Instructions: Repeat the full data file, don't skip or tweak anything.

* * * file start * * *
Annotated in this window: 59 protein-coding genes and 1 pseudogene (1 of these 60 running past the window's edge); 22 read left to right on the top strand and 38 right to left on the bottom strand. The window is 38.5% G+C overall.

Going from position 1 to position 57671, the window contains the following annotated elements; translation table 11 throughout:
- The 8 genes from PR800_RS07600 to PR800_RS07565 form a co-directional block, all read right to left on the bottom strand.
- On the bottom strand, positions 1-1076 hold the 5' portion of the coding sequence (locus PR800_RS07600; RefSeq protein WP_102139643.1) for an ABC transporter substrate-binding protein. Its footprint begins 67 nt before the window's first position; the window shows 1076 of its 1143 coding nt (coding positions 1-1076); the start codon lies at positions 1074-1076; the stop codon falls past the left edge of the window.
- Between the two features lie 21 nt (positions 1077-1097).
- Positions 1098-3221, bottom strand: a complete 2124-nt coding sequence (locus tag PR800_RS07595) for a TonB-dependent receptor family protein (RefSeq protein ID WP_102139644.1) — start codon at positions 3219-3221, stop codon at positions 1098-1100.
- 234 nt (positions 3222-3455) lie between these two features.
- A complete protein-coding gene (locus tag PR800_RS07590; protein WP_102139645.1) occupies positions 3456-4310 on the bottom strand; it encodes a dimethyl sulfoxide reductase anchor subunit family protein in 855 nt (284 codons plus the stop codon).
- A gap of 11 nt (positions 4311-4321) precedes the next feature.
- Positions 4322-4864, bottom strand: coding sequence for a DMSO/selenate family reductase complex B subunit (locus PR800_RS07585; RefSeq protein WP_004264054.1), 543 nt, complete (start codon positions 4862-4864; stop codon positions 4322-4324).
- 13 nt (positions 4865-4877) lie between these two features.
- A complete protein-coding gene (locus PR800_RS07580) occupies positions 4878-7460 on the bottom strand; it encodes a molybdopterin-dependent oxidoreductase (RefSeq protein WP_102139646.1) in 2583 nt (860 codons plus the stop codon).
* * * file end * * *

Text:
Annotated in this window: 59 protein-coding genes and 1 pseudogene (1 of these 60 running past the window's edge); 22 read left to right on the top strand and 38 right to left on the bottom strand. The window is 38.5% G+C overall.

Going from position 1 to position 57671, the window contains the following annotated elements; translation table 11 throughout:
- The 8 genes from PR800_RS07600 to PR800_RS07565 form a co-directional block, all read right to left on the bottom strand.
- On the bottom strand, positions 1-1076 hold the 5' portion of the coding sequence (locus PR800_RS07600; RefSeq protein WP_102139643.1) for an ABC transporter substrate-binding protein. Its footprint begins 67 nt before the window's first position; the window shows 1076 of its 1143 coding nt (coding positions 1-1076); the start codon lies at positions 1074-1076; the stop codon falls past the left edge of the window.
- Between the two features lie 21 nt (positions 1077-1097).
- Positions 1098-3221, bottom strand: a complete 2124-nt coding sequence (locus tag PR800_RS07595) for a TonB-dependent receptor family protein (RefSeq protein ID WP_102139644.1) — start codon at positions 3219-3221, stop codon at positions 1098-1100.
- 234 nt (positions 3222-3455) lie between these two features.
- A complete protein-coding gene (locus tag PR800_RS07590; protein WP_102139645.1) occupies positions 3456-4310 on the bottom strand; it encodes a dimethyl sulfoxide reductase anchor subunit family protein in 855 nt (284 codons plus the stop codon).
- A gap of 11 nt (positions 4311-4321) precedes the next feature.
- Positions 4322-4864, bottom strand: coding sequence for a DMSO/selenate family reductase complex B subunit (locus PR800_RS07585; RefSeq protein WP_004264054.1), 543 nt, complete (start codon positions 4862-4864; stop codon positions 4322-4324).
- 13 nt (positions 4865-4877) lie between these two features.
- A complete protein-coding gene (locus PR800_RS07580) occupies positions 4878-7460 on the bottom strand; it encodes a molybdopterin-dependent oxidoreductase (RefSeq protein WP_102139646.1) in 2583 nt (860 codons plus the stop codon).